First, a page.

Of all the Marvel Comics characters being brought to the big screen, Thor is the one who seems like he would be the hardest to explain. Yes, he's a Norse god, and as such his stories have been told since time immemorial (mostly to Norsemen), but his home isn't a palace in the clouds, it's a sci-fi city in space, one that connects to Earth via a rainbow. Unsurprisingly, the rainbow is downgraded to a slightly shimmering transit beam in the movie, but everything else about Thor is translated to the big screen pretty effortlessly, insofar as a Shakespearean family drama played out on massive, shiny, golden sets can be called "effortless." But since the science and magic aren't dwelt on as much, it allows the drama to play out unhindered, with plenty of bellowing and backstabbing, and action that hits like a hammer to the face.
So apparently, Alfred Hitchcock's Rear Window, which has inspired countless knockoff films, was actually based on a short story from 1942. And while most of those knockoffs flew under the radar, apparently 2007's Disturbia, with Shia LaBeouf in an ankle bracelet standing in for Jimmy Stewart in a wheelchair, has not, and the company that represents the deceased author's estate has filed a lawsuit against Dreamworks, according to Reuters. Apparently, they were waiting for Disturbia to make it to Blu-ray? And for Blu-ray to be declared the next generation of media player? And for all of the Disturbia HD-DVDs to go on closeout?
Out on the trail to promote the 22nd James Bond movie, Quantum of Solace, Daniel Craig revealed that Marvel Studios had approached him to play Thor, according to IESB. Craig said he passed on the chance to play the comic book version of the Norse god of thunder, because "it would have been too much of a power trip," what with the mystical hand tools and flowing blond locks. Really? That's it? Too much power for one guy to handle? Somehow, I doubt it. I think there's more to it than that, after reading Craig's recent revelation in The Guardian that his scantily clad ocean scene in Casino Royale came about entirely by accident. I think the whole experience has put the actor off skimpy spandex shorts.
Comic book movie casting news changes faster than Clark Kent in a phone booth. Just a few days ago, Michael Caine (better known as Alfred to some, and as Alfie to others) was telling MTV News that he'd heard it from a Warner Bros. executive that the studio wanted Johnny Depp as the Riddler and Philip Seymour Hoffman as the Penguin. It seemed all but confirmed that Hoffman would waddle onto the big screen as the Bat's next nemesis. When asked about it the next day, though, Hoffman himself denied the long-standing rumor, saying: "No one has talked to me about it, ever -- never." He added that he's "such a fan of those [comic book] movies," but explained that he'd rather watch them than be in them.
Comic book fight! And I don't mean of the POW! CRACK! variety. I mean that Marvel Comics' own Iron Man, Robert Downey Jr., totally slammed the locker door in the face of Dark Knight helmer Christopher Nolan, and pretty much everyone else on that film and at DC Comics. I'm totally ducking out of Biology to stand in the hallway and watch, because the gauntlet has been thrown, y'all. Apparently, RDJ didn't get The Dark Knight. In an interview with Moviehole for his role in Tropic Thunder, the big screen's Tony Stark railed against the critically acclaimed Dark Knight, saying he didn't get what was so brilliant about the film and eventually working up enough of a lather to drop the F-bomb on the entire DC Comics empire.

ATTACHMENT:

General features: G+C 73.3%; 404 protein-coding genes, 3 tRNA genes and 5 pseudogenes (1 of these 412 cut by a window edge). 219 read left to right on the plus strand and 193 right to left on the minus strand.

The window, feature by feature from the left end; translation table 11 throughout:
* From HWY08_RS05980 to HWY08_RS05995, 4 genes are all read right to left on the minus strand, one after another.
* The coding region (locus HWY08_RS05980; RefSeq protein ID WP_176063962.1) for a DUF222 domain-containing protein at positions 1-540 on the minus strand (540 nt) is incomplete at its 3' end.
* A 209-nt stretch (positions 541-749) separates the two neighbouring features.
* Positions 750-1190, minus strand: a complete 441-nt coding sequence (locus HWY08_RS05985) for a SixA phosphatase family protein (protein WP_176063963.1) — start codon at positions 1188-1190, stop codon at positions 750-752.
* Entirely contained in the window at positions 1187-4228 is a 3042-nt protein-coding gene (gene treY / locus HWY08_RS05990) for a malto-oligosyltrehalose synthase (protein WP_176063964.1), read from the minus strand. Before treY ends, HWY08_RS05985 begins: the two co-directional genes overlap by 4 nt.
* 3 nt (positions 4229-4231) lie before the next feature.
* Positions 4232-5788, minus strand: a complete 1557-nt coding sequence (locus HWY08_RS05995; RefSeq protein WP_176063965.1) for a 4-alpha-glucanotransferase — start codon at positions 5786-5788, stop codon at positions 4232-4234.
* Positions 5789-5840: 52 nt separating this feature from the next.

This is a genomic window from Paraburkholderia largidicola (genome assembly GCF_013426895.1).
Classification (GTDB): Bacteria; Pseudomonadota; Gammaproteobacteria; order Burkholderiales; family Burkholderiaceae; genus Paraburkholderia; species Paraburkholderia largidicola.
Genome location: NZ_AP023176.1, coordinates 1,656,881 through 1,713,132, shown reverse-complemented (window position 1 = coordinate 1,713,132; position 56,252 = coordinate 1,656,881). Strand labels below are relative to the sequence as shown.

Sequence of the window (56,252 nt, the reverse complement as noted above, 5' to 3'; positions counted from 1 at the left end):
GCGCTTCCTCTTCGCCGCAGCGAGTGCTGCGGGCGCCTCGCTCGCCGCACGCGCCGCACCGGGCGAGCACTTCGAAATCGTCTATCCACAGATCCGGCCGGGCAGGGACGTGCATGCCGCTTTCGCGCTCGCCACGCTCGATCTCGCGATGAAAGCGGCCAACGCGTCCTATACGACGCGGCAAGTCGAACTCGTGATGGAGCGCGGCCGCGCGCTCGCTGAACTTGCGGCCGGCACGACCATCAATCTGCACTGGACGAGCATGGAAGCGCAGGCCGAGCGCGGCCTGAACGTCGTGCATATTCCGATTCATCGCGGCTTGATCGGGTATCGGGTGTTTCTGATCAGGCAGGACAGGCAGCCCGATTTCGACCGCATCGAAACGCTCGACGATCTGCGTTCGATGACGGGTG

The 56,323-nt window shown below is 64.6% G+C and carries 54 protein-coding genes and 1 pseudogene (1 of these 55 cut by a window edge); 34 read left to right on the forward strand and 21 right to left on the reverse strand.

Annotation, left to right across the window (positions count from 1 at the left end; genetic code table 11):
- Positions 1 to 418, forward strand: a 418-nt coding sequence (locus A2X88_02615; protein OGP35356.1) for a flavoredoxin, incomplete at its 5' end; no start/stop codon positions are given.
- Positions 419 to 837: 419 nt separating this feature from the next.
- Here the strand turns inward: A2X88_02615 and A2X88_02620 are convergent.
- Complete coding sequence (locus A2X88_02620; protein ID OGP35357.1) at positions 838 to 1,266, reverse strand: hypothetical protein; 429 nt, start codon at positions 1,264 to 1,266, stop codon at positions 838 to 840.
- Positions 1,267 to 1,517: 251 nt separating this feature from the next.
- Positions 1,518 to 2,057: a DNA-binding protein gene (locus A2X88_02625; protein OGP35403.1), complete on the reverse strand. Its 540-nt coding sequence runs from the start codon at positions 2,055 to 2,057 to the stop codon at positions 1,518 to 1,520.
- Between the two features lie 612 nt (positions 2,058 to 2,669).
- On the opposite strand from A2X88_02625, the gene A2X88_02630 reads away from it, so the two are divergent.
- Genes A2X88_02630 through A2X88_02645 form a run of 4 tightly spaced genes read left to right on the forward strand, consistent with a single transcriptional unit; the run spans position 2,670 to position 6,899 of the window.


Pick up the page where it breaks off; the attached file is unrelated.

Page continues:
Today, the news broke that Disney has bought Marvel Entertainment, lock stock and barrel, for $4 billion. That includes Marvel Comics, with over 5,000 characters, and Marvel Studios, with the successful Iron Man and Hulk film franchises, plus the upcoming Thor, Captain America and The Avengers. It seems like it's a win-win scenario -- Disney gets a boys' brand to bookend the Disney Princesses, and Marvel gets some global multimedia clout -- but what does this really mean for our beloved Marvel superheroes? As fans, these are just a few things we're worried and/or excited about.
Being that this is a short work week, you'd think it would take more than hearing that Nicolas Cage is in talks with Marvel Studios to make a sequel to Ghost Rider to ruin my day. You'd think wrong. The trailer for the first movie was so bad that it alone soured me on Nicolas Cage, probably forever. And now they want to make another one? In a discussion with Dark Horizons, Cage said that he'd met with the studio three months ago and they discussed changing the setting completely. "The general idea was to take the character to Europe where he will work with the Catholic Church, deal with supernatural stuff on the continent and figure out a 'connection working with different religious figures.' The film's main antagonist has yet to be decided." Um, how about me?
It looks like Disney's purchase of Marvel Entertainment has lit a fire under Fox. After all, they own the film rights to the Fantastic Four, the X-Men, Silver Surfer and Daredevil for as long as they continue to make movies. So, now that it's been two years since the last FF movie, they're getting ready to reboot the franchise. Frankly, I'm glad. The first film was good, clean kiddie fun (except for the fact that Jessica Alba kept taking her clothes off), but the second was boring, had Mr. Fantastic stretch-dancing and managed to make Marvel's biggest (literally) villain look like a rain cloud. Fox wouldn't say what they're doing, or even if they hope to bring back the serviceable original cast, but I hope they announce reboots of the rest of their Marvel properties (and Sony's, while they're at it), because, frankly, they all need it.